Consider this a dispatch from my neighborhood to yours. Christianity Today doesn’t typically publish Orthodox Jewish writers, so you might consider me a distant cousin, writing in an effort to understand and encourage American evangelicals as they adjust to a dominant culture that is increasingly postmodern and even pagan. While Jews see this era as but another chapter in a long journey, many American evangelicals seem to have lost their ballast—and with it, the cohesion and vision necessary to flourish as a minority.

What can this distant cousin offer? Let me take you on a tour of my community. Anchored by the rules of Shabbat (Sabbath), we live one day a week (plus major holidays) as if we were, as one visiting pastor friend remarked, “from the 1950s,” before automobiles, television, and apps came to dominate daily life.

Streets fill with people walking—to a neighbor’s house, a park, a prayer service, a celebration—and we encounter many familiar faces and get caught up in conversations along the way. Weekly life is sustained day in and day out by a strong set of place-based institutions working in tandem—schools, synagogues, restaurants, charities, and interfamily networks—together creating a string of close-knit communities across the country.

How is this different from what CT readers most likely observe and experience in their daily rhythms? Socialized to believe that their culture was the majority, it seems Christians have invested much less than Orthodox Jews in four key elements of faithful living required to thrive as a minority: educating children separately from the broader society, marking space and time to bolster community cohesion, strengthening local institutions, and reducing the influence of secular media.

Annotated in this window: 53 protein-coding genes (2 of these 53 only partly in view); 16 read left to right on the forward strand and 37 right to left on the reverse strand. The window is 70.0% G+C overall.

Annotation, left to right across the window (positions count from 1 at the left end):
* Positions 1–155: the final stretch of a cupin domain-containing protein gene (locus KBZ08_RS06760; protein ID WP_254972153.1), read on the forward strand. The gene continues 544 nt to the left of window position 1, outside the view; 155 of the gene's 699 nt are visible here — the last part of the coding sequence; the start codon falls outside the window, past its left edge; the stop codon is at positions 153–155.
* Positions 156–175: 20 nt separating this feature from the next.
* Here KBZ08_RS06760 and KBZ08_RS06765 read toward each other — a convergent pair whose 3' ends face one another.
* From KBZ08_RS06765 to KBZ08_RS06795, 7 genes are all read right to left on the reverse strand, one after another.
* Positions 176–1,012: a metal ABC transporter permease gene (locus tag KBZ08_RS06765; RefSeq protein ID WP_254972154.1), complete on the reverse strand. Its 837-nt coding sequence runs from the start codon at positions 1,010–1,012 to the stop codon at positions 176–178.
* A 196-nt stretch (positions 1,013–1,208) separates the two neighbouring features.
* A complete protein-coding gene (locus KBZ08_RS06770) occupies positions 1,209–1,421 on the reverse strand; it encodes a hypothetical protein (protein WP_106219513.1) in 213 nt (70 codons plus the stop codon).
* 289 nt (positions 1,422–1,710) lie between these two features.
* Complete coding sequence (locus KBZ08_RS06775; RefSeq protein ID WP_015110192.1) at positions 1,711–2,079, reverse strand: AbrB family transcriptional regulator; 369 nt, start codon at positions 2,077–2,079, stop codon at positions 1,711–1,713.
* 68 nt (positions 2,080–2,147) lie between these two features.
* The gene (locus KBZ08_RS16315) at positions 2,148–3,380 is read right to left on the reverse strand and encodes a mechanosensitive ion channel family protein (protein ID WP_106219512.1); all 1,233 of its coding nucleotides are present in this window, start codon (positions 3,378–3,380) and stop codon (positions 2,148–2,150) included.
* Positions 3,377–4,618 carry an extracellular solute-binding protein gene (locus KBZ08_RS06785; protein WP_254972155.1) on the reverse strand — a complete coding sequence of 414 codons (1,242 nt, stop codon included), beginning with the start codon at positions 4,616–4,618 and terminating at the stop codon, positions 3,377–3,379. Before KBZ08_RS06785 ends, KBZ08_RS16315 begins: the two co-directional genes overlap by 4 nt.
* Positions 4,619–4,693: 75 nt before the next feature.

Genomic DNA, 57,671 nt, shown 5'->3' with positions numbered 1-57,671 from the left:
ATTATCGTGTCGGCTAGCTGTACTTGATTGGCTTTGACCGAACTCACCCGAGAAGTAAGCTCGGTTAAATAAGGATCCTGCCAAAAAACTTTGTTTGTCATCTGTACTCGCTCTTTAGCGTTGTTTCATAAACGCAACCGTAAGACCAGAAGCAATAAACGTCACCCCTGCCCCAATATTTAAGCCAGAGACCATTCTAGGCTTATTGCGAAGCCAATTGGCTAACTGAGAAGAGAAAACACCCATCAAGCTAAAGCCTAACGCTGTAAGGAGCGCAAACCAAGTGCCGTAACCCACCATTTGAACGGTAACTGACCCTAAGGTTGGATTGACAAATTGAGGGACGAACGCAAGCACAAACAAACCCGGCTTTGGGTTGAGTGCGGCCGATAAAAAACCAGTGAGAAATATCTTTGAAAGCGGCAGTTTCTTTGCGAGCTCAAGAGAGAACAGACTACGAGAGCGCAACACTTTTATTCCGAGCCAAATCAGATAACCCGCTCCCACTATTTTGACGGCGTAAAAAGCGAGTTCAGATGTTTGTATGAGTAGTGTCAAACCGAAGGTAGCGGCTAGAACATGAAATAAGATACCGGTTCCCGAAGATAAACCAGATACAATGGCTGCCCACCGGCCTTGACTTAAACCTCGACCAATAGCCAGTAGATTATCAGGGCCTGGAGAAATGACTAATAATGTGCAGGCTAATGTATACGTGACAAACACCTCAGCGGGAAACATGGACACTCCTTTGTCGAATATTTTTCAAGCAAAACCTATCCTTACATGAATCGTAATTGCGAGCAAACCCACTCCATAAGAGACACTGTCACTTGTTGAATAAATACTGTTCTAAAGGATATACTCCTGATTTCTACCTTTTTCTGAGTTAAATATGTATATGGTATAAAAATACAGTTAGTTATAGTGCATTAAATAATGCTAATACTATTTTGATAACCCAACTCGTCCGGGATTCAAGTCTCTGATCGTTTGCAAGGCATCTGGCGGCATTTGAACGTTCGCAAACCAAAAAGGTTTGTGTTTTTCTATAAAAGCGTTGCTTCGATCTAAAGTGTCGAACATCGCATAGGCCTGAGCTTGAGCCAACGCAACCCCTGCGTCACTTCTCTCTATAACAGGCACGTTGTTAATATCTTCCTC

From my vantage, it appears that American Christians in general and evangelicals in particular are perplexed as to how to handle a world in which they are but a minority. Nationally, many Christians are trying to reshape the majority culture and political landscape as if their own future depended on it, creating a backlash against the faith that makes sustaining and enlarging it even harder.

What would truly help American Christians pass the promise of their faith to subsequent generations? Here are a few practical suggestions from my experience living embedded in an Orthodox Jewish community, where those four elements constantly shape daily life for me and my family.

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First, educate children separately from the broader society and make that learning a lifelong part of the faith. Jews are famous for our focus on learning. We are, after all, the “People of the Book,” and learning Torah is the central element in our faith.

But there is another rarely stated reason religious education is so important to us: Historically, only Jews who emphasized learning in Jewish schools and absorbing Jewish ideas were able to transmit their iden­tity to subsequent generations; every­one who did not do so assimilated. As such, religious Jews build schools everywhere we go and (speaking from personal experience) take on enormous hardship to ensure that our children only go to such institutions. Public schools are not an option. And while some homeschool, most Jews believe that communal educational settings inculcate values and knowledge that could not be replicated otherwise.